The Sifton West Five Net Zero Community (including the Helio Building) German Solar Corporation (GSC) has worked with the Sifton Developments West Five Net Zero Community for the past 6 years, helping to guide the implementation of solar from concept, to engineering, to installation, and operations and maintenance of the systems upon completion. GSC was responsible for a full “Turnkey” EPC project delivery to complete the project safely and on budget, including: construction financing, engineering design, permitting and approvals, project management, equipment procurement, on site supervision and hiring of sub trades, Connection Impact Assessments and connection to the London Hydro Grid. The solar array installed to date at the Sifton West Five Community, including the Helio Building, consists of: 21 separate building structures and parking areas, 23 rooftop arrays, 13 solar façades on five buildings, and two solar parking structures – more than 10,000 solar modules for a total solar capacity to date of 3,000 kWp. which is equal to over 400 tonnes of CO2eq/yr to date. By the completion of the project the solar contribution will surpass 6 MW with over 700 Tonnes CO2eq/yr of emissions offset.

germansolarcorp.com 519-457-7373 FALL 2021 Ontario FOCUS

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Helio Building London project a model to advance net-zero residential construction

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By Matthew Smith Helio is the first in a series of multi-unit residential buildings to be erected in the ‘West 5’ net zero energy development in London, Ontario. Comprising a total of 10 floors and 115 residential rental apartments, this building forms a significant step towards the net zero development’s realization. 1. The Helio Building, part of The West 5 mixed use net zero lifestyle community in London, aims to demonstrate the feasibility of net-zero energy at a community level, and to inspire change across Canada’s construction industry. 2. Helio has Ontario’s largest solar canopy, housing over 450kW of PV modules which generate enough energy to power 45 Canadian homes for a year. The large number of roof areas made the installation by the Flynn Group of Companies of 22,500 sq.ft. of roofing on this building a complicated task. Coordination with the client and other trades made the project run smoothly. 3. View from Riverbend Road South.

Although attention and focus has been placed on the energy efficiency and on-site generation within the building, quality of resident and urban experience has played an important and definitive role in shaping the project. The building occupies a site at the primary cross-roads of the West 5 development – Riverbend Road and the Beltway – and faces a central park and event space. The building is separated into a strong public base, clad in precast concrete and triple-glazed aluminum curtainwall and upper residential floors, which are clad in polychromatic brick with dark metal accents and patterned glass balconies. Ground floor retail units, planned to accommodate a variety of local retailers and restaurants, animate the generous public sidewalks and well- defined, landscaped streetscape.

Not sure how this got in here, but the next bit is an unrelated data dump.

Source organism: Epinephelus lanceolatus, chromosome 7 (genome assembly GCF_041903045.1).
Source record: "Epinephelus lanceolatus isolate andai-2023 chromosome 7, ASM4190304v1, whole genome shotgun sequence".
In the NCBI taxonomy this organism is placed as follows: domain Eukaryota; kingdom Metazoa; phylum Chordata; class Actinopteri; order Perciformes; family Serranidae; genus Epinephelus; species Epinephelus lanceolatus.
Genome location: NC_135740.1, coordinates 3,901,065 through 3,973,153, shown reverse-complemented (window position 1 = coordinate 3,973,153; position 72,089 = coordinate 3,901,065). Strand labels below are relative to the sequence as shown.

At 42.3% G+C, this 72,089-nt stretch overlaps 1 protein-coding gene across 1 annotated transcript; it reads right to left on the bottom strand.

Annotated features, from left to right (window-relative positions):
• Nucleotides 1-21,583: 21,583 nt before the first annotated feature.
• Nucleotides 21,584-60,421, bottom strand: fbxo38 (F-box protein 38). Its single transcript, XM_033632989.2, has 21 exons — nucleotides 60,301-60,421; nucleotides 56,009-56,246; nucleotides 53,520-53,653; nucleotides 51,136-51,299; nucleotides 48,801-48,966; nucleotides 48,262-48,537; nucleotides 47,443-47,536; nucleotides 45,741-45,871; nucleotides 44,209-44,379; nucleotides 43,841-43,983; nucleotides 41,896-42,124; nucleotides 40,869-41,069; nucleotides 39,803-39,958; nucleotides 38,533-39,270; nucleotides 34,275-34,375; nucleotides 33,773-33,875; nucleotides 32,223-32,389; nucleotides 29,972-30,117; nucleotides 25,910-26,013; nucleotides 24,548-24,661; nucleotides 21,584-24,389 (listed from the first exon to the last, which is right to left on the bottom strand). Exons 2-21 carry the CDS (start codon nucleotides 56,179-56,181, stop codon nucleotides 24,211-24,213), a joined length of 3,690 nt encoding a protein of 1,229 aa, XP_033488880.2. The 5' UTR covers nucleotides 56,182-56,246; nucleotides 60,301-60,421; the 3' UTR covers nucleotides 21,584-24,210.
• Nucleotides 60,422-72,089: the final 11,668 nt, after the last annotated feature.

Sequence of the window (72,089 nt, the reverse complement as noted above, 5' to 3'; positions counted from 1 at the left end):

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Resident balconies facing the public park project from the building façade in a playful pattern to activate the building fabric and make visual connections to the main public space. The building form, tallest at the main corner, steps down to transition to lower density developments to the south and west. Public and resident parking is located in a structured parkade behind the building, where it is visually separated from the streets, but fully accessible via a twostory breezeway that connects to the public right of way. With unit sizes ranging from 600 to 1,600 square feet, the building provides residents with ample natural light and living space, promoting family sized units as the majority while creating some smaller units for those who do not require the additional space. Balconies are generously sized to make them a useful additional living space for the apartments. 5

The West 5 Development aims to be net zero energy on a neighbourhood scale. Helio contributes to this goal by steeply reducing the energy use relative to a typical building of its type through a combination of passive and active sustainability measures.

4. Each residential unit has a master on/off switch for all lighting, much of it by Lithonia/Acuity, to aid energy conservation. Acuity Brands Lighting Canada, Inc has committed to reducing the environmental impact by continuous innovation offered through energy efficient products and lighting solutions. 5. Mitsubishi Electric Sales Canada supplied 31 City-Multi Units and 13 Lossnay ERVs which help contribute to about 40% less energy use in the building compared to a code-built high rise. 6. With generous balconies and numerous floor-to-ceiling windows, 90% of the floor area in the residential areas are within seven metres of an operable window. 7. Inline Fiberglass Ltd. provided 325 fixed and awning windows from its High Performance Series 400, which consists of low-conductive fiberglass frames and triple-glazing with a heat strengthened outer pane. Its Series 4500 Doors are used for the balconies.

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Passive measures include a highly insulated, airtight building envelope incorporating triple-glazed, fiberglass windows and doors. Balcony assemblies are thermally isolated from the main building structure. Similarly, canopy and miscellaneous projects are fitted with structural thermal breaks.